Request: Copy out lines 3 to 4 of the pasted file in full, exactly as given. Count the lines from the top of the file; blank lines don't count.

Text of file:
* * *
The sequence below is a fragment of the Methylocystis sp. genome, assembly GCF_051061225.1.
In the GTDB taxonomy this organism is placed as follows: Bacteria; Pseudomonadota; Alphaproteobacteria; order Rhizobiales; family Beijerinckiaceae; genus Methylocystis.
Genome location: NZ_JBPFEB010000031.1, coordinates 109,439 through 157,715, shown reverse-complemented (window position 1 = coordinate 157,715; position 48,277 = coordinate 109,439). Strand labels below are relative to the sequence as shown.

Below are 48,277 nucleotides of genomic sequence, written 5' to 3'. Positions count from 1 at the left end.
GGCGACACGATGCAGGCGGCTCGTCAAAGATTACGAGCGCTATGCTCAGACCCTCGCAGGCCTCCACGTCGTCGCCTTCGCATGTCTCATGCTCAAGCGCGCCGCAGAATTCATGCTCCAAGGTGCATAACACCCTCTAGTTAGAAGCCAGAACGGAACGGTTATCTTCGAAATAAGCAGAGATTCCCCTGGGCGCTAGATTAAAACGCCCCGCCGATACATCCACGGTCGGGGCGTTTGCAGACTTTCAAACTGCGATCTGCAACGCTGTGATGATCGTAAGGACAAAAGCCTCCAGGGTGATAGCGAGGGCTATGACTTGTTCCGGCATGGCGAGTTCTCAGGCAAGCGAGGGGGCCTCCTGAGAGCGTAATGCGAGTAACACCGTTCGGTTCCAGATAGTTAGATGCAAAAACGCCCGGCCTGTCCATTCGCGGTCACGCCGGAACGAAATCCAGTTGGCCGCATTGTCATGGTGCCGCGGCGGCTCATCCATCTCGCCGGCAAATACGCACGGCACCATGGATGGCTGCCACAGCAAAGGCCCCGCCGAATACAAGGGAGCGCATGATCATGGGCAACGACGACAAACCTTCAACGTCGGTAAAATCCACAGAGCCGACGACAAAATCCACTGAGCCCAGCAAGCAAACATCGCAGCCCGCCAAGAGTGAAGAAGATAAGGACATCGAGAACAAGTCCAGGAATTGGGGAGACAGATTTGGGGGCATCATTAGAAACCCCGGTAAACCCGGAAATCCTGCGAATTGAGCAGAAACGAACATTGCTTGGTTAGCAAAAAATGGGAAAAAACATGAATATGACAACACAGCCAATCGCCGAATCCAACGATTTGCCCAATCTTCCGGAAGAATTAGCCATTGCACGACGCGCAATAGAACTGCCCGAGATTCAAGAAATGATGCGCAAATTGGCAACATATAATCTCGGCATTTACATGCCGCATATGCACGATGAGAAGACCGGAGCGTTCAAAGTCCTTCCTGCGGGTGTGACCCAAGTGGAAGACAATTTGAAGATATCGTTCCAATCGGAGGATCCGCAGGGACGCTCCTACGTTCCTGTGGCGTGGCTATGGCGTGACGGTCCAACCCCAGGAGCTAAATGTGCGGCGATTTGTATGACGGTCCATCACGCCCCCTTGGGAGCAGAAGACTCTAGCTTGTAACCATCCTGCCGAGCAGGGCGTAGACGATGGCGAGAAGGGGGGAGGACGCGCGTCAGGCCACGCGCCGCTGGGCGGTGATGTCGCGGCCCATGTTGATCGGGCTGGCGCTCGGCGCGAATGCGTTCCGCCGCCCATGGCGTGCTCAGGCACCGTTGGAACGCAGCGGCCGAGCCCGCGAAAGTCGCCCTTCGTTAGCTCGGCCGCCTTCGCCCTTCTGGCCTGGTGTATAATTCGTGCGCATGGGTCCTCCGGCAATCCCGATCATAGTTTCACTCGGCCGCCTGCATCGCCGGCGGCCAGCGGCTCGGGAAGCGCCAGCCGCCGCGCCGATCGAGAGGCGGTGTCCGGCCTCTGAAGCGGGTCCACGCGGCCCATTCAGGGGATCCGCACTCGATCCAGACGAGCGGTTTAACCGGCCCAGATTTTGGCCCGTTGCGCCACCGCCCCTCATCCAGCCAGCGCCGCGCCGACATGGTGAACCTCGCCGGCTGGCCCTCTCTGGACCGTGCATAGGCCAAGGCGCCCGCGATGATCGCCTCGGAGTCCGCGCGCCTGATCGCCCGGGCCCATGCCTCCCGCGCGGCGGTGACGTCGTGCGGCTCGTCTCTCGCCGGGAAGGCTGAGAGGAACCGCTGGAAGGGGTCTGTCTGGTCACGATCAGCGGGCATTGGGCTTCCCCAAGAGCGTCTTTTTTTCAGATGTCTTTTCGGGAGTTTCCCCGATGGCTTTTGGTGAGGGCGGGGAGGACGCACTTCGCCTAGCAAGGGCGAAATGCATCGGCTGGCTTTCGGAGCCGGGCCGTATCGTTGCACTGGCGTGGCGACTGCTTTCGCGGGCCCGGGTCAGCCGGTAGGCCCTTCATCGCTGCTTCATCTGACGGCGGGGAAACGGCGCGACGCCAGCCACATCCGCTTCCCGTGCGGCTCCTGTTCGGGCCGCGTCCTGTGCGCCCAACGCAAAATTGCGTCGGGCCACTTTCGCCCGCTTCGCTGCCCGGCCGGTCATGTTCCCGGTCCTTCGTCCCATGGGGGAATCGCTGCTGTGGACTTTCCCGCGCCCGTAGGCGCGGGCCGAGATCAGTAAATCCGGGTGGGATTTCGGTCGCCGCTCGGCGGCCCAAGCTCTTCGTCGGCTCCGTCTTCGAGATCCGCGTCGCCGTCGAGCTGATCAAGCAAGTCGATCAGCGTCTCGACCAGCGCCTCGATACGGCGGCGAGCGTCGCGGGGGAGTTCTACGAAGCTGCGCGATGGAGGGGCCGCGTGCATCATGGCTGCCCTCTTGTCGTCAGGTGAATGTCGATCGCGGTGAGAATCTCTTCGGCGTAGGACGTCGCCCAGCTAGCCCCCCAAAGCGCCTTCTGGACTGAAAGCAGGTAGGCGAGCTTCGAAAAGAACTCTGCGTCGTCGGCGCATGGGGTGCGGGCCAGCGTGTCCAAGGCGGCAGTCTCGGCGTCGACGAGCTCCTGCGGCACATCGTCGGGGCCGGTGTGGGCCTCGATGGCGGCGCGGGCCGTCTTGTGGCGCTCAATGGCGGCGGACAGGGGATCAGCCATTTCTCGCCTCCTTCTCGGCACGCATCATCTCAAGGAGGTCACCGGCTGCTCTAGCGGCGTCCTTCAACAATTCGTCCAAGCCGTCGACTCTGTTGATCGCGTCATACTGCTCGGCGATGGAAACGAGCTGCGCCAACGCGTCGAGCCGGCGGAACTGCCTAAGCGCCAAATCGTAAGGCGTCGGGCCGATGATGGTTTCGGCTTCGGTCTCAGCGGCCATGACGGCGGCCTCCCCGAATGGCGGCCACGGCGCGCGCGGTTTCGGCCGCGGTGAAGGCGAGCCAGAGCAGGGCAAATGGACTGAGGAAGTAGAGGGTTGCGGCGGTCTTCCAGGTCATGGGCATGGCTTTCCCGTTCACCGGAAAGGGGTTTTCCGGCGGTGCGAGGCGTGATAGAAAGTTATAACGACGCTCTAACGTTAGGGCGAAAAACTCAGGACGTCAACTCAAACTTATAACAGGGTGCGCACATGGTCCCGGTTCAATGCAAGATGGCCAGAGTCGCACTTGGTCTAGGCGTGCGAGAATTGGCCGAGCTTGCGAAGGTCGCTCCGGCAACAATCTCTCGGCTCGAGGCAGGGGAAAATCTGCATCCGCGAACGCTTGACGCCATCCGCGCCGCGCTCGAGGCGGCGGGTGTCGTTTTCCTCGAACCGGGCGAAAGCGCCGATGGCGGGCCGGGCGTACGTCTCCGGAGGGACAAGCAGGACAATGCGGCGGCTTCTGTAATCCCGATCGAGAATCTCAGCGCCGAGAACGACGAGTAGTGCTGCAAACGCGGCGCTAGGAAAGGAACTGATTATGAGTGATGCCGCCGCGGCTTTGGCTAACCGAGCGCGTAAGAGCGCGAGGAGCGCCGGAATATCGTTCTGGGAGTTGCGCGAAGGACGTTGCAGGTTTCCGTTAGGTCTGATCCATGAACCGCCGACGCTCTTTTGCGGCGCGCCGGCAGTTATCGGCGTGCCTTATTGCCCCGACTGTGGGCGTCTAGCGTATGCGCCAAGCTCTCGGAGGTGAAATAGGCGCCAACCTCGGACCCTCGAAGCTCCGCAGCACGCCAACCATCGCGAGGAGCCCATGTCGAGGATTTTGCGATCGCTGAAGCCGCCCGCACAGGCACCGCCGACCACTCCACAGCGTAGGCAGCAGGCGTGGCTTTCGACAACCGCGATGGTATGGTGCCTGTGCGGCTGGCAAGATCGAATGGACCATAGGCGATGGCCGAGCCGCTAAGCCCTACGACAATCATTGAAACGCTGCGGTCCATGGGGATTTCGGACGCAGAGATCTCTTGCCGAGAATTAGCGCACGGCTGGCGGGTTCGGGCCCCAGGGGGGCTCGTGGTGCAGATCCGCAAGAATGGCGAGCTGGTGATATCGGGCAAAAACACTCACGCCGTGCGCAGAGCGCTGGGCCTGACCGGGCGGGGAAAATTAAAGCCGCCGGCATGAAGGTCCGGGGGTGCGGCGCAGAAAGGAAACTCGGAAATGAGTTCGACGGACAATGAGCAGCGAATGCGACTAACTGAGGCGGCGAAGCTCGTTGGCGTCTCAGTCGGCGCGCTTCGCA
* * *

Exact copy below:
Genome location: NZ_JBPFEB010000031.1, coordinates 109,439 through 157,715, shown reverse-complemented (window position 1 = coordinate 157,715; position 48,277 = coordinate 109,439). Strand labels below are relative to the sequence as shown.

Below are 48,277 nucleotides of genomic sequence, written 5' to 3'. Positions count from 1 at the left end.